The dad of a teenager who took his own life has said he is pleased by the progress of a prevention scheme but thinks more could be done.
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Ben Murray, 19, died after being told by letter to leave the University of Bristol. His dad James Murray campaigned for relaxation in data protection laws so families could be contacted if there were concerns. An opt-in programme to allow universities to do so was then created When Ben Murray died on 5 May 2018, he was dismissed from the university in a formal process which involved no face-to-face meetings.
The \”bright\” student had been struggling with his mental health for some time and had attempted suicide previously.
James Murray said he felt \”let down\” by the process which saw his son removed from the university and believes more could be done to support students in similar situations.
\”I\’m pleased that something is being done, but I don\’t think it goes far enough,\” he told the BBC.
\”The universities are trying to protect themselves rather than the students.\”
Mr Murray said he would like a system where families are contacted as soon as there are concerns about a student\’s welfare.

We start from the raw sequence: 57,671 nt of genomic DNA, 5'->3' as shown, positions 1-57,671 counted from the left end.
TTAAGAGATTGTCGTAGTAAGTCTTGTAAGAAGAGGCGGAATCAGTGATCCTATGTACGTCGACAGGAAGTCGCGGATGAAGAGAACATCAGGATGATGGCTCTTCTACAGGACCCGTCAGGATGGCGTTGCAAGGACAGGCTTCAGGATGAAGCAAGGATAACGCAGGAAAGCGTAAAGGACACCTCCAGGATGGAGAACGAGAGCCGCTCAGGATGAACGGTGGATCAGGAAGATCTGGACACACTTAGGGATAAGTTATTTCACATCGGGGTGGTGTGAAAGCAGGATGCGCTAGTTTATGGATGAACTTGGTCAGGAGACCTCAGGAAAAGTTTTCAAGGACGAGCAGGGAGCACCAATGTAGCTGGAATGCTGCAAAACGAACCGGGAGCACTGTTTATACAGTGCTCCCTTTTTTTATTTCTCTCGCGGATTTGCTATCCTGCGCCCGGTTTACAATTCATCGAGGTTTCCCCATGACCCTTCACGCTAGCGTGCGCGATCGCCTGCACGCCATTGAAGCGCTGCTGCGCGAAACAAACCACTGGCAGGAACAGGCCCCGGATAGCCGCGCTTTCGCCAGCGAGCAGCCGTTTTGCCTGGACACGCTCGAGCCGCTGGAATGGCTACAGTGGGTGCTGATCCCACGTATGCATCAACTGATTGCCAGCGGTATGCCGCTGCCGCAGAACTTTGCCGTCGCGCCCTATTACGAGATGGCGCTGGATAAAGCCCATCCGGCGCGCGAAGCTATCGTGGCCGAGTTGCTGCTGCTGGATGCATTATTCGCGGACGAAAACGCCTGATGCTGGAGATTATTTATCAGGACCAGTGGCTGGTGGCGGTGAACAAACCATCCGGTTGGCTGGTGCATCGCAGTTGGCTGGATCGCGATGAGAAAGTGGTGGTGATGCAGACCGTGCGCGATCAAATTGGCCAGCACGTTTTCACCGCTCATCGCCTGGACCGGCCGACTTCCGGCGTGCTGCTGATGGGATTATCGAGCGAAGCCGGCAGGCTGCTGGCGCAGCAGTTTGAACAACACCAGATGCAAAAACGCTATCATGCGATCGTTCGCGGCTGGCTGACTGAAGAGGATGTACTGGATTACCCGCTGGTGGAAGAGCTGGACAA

\”If they\’d have got in touch with us, maybe we could have helped him,\” he said.
\”Just a phone call to say \’how is Ben, how can we help him?\’ – that would have made such a difference.\”
The University of Bristol said it was \”committed to playing our part in national efforts to reduce suicide among young people\”.
A spokesperson said: \”We were very sorry to hear of Ben\’s death, and our thoughts remain with his family and friends.
\”We have been working hard to develop our support for students experiencing mental health difficulties, including increasing the capacity of our counselling service, training more than 1,000 student peer supporters and improving the signposting of support available.\”
If you are suicidal or struggling to cope, please call the Samaritans on 116 123 in the UK or visit their website for more information and support.
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